Jacksonville author Deesha Philyaw shares her inspirations

Julia Croston, Government Reporter

For the first time since the 1980s, Deesha Philyaw visited UNF to read sections of her book to her hometown. The Secret Lives of Church Ladies was published in 2020 as Philyaw’s first work of fiction. The collection of short stories is currently being adapted into a show for HBO co-written by Philyaw and executively produced by Tessa Thompson. 

 In an exclusive interview with Spinnaker, Philyaw shared her inspirations, creative process, and advice for college students. 

 Deesha Philyaw. Courtesy of the UNF English Department.

As an author who was raised in Jacksonville, how has Jacksonville shaped and inspired your writing, especially when conveying the ideas of home?

“Jacksonville, even though it’s not named, is all through my collection. A lot of the stories are really driven by nostalgia and memory… I still identify primarily as a Black Southerner because culturally that’s still who I am, and it shows up in the stories,” Philyaw shared. 

To Philyaw, Jacksonville will always be home. Philyaw has lived in Pittsburgh longer but feels forever attached to Jacksonville through nostalgia, childhood memories, and ideas of home. During the reading, Philyaw read a section of her story “Eula” for the first time because of a shared cultural reference to Publix. 

Which story from the collection was your favorite to write?  

Philyaw’s favorite story to write was “How to Make Love to a Physicist” because she could convey feelings of comfort through food and sensory imagery. The scientific research excited Philyaw as she went outside her comfort zone and “nerded out” to explore a different field of knowledge. 

“I also reached out to my physicist friend and questioned him… about how he reconciled his understandings as a scientist and then having been raised Catholic, and some of our conversation became the conversation between the characters.”  

In “How to Make Love to a Physicist,” what inspired the juxtaposing ideas of religion and science as a way to express deeper philosophical ideas? 

“Many of us have been raised to think that there is this juxtaposition, and that science and religion aren’t compatible, that they are somehow mutually exclusive, and I have always been curious about that question,” she answered.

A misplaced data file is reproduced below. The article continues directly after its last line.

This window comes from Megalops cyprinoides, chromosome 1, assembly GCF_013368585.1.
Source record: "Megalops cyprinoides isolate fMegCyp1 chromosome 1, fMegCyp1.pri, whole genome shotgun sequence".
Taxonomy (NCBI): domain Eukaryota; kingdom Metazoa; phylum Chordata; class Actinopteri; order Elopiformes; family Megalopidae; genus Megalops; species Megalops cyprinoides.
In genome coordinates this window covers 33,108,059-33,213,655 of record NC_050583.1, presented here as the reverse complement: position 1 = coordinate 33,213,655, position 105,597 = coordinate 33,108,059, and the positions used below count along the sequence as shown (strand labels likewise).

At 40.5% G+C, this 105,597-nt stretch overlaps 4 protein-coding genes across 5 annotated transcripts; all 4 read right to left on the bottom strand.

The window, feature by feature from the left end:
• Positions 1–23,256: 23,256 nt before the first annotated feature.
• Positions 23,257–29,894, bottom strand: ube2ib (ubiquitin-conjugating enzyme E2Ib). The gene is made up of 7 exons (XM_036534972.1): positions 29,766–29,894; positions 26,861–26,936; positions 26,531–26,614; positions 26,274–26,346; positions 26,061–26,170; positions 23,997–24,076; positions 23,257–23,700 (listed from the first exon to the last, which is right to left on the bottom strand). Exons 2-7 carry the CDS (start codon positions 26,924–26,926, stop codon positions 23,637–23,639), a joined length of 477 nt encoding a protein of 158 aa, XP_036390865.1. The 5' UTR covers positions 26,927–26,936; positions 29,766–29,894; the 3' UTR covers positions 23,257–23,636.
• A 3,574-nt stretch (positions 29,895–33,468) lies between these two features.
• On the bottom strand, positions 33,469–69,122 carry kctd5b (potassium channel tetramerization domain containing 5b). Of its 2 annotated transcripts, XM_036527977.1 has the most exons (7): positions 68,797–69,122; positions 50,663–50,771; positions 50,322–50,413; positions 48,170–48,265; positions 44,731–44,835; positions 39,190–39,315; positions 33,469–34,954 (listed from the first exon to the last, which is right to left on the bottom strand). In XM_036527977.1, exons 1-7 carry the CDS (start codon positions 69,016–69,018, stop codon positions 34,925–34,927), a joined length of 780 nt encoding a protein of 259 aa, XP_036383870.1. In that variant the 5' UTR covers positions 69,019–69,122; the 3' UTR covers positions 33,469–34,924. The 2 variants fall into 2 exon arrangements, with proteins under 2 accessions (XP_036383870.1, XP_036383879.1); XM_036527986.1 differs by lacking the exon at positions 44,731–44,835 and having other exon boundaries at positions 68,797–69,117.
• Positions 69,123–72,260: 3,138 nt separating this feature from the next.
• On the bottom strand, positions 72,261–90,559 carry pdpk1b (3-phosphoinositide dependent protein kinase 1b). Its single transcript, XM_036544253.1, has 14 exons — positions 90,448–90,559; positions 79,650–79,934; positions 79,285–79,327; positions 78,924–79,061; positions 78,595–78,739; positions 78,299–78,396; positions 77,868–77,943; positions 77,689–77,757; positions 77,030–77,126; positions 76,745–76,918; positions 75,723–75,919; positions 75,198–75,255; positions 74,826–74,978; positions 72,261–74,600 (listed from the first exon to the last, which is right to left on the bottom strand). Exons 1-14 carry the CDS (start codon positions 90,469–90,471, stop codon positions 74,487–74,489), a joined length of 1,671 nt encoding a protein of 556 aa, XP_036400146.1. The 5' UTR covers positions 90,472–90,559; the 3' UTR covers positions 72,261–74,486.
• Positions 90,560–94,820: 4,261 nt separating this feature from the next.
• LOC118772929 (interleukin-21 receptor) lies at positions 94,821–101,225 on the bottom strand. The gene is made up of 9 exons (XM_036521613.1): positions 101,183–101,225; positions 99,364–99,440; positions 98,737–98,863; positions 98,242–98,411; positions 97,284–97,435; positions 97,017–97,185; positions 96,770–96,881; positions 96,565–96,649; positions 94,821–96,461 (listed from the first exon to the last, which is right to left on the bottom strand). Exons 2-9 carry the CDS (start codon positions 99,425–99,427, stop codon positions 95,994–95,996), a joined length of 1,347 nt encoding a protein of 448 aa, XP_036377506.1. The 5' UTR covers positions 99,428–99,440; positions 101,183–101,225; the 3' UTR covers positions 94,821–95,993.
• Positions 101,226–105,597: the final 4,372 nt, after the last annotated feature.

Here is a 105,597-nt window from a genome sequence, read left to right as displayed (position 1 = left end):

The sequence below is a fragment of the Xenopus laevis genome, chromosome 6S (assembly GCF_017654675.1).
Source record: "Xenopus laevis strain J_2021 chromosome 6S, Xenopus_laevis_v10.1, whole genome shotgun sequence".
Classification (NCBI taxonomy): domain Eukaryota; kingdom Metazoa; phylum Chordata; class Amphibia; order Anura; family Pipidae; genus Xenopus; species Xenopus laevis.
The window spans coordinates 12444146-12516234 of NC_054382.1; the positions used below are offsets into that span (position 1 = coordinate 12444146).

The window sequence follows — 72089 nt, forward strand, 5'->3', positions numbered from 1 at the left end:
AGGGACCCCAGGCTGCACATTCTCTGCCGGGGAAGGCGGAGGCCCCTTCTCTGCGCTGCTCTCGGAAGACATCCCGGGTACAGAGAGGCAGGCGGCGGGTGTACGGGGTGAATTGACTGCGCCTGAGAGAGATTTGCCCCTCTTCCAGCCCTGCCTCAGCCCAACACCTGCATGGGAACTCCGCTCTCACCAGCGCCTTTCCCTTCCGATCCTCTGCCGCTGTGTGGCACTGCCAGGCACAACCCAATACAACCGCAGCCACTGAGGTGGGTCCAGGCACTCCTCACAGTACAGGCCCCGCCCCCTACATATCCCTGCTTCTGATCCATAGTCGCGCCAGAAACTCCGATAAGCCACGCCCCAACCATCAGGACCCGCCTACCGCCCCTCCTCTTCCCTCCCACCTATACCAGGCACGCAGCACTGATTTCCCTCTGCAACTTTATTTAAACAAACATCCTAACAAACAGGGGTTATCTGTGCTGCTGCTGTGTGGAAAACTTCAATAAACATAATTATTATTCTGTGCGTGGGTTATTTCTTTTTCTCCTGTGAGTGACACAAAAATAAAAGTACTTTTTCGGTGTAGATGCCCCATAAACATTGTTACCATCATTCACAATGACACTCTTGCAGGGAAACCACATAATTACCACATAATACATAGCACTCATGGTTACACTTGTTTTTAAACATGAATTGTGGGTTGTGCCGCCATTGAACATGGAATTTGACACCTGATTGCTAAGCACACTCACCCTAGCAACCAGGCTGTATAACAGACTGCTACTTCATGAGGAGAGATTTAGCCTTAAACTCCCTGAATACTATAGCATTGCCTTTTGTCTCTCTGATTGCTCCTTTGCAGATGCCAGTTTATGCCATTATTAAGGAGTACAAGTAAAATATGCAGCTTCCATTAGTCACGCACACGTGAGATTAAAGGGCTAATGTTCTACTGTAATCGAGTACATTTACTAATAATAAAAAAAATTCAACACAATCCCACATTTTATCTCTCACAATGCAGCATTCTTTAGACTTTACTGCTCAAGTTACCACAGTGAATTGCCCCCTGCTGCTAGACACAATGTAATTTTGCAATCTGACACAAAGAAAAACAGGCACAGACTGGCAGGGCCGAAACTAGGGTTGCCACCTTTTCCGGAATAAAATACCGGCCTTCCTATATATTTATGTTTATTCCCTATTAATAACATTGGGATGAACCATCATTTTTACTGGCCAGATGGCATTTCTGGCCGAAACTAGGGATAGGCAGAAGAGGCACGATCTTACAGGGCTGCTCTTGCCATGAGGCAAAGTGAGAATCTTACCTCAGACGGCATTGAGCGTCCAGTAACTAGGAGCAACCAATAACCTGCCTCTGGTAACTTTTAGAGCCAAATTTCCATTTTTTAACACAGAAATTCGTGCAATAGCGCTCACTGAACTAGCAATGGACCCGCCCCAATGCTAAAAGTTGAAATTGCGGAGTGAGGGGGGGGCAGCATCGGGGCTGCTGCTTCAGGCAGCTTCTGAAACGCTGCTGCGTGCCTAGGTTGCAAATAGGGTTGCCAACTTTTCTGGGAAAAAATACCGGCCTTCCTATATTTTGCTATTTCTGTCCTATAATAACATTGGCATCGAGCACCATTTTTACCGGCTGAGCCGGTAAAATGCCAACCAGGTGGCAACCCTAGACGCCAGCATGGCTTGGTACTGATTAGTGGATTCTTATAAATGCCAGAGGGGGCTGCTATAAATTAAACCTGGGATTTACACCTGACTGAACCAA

Philyaw’s goal was not to concretely define beliefs, but to raise more questions than it answers to encourage the reader to think deeply. She believes there is value in questioning beliefs and assumptions.

Philyaw explained: “I wanted to look at this idea that people aren’t always what they seem or what we think they are, or they are more than sometimes what we think. People hear ‘church ladies’ in the title and they get a certain image in mind and then I think they come away from the book going ‘Oh. That’s not what I thought at all.’”

 The characters in your stories feel real and have distinct voices. What was your writing process when constructing these characters?  

“In the collection, what often happened was a lot of remembering… I was fortunate to be around these really interesting, funny women… there was just so much power in their words and how they spoke and the stories they told.” 

Philyaw combined the different voices she heard throughout her childhood to create new characters. She focused on the voices of Black women from her childhood wondering what they were like outside of her gaze. Philyaw believes anyone can resonate with the characters because they convey shared human emotions of love and betrayal while also sharing an emotional connection to home.

 Cover of The Secret Lives of Church Ladies by Deesha Philyaw. Image courtesy of Deesha Philyaw’s website.

Philyaw was inspired by her grandmother: “My grandmother was a storyteller, and she would tell family stories or really corny jokes, and she would tell the same ones over and over again. The beauty of that is that I could commit them to memory and just know the sound of her voice.”  

Lastly, do you have any advice for college students on pursuing passions? 

“Your story is ongoing, and what you are interested in right now is not what you’re going to be interested in, necessarily… ten years from now or even five years from now. It’s okay to change your mind. It’s okay to not know. It’s okay to try things on and see if they fit,” Philyaw shared.  

At Yale, Philyaw majored in economics before drastically altering her career path when she began writing at 30. The Secret Lives of Church Ladies was not published until Philyaw was 49. In college, she felt economics was practical, yet it was not her passion. Philyaw reminisced on her first job out of college as a management consultant, where she quickly realized that career path was not for her. She realized passions can change and take a while to be figured out. 

“Everything feels urgent right now, but if we’re fortunate we get a long life, and we can explore and get to know ourselves and what we want to do in the world over the course of that life,” Philyaw concluded. 


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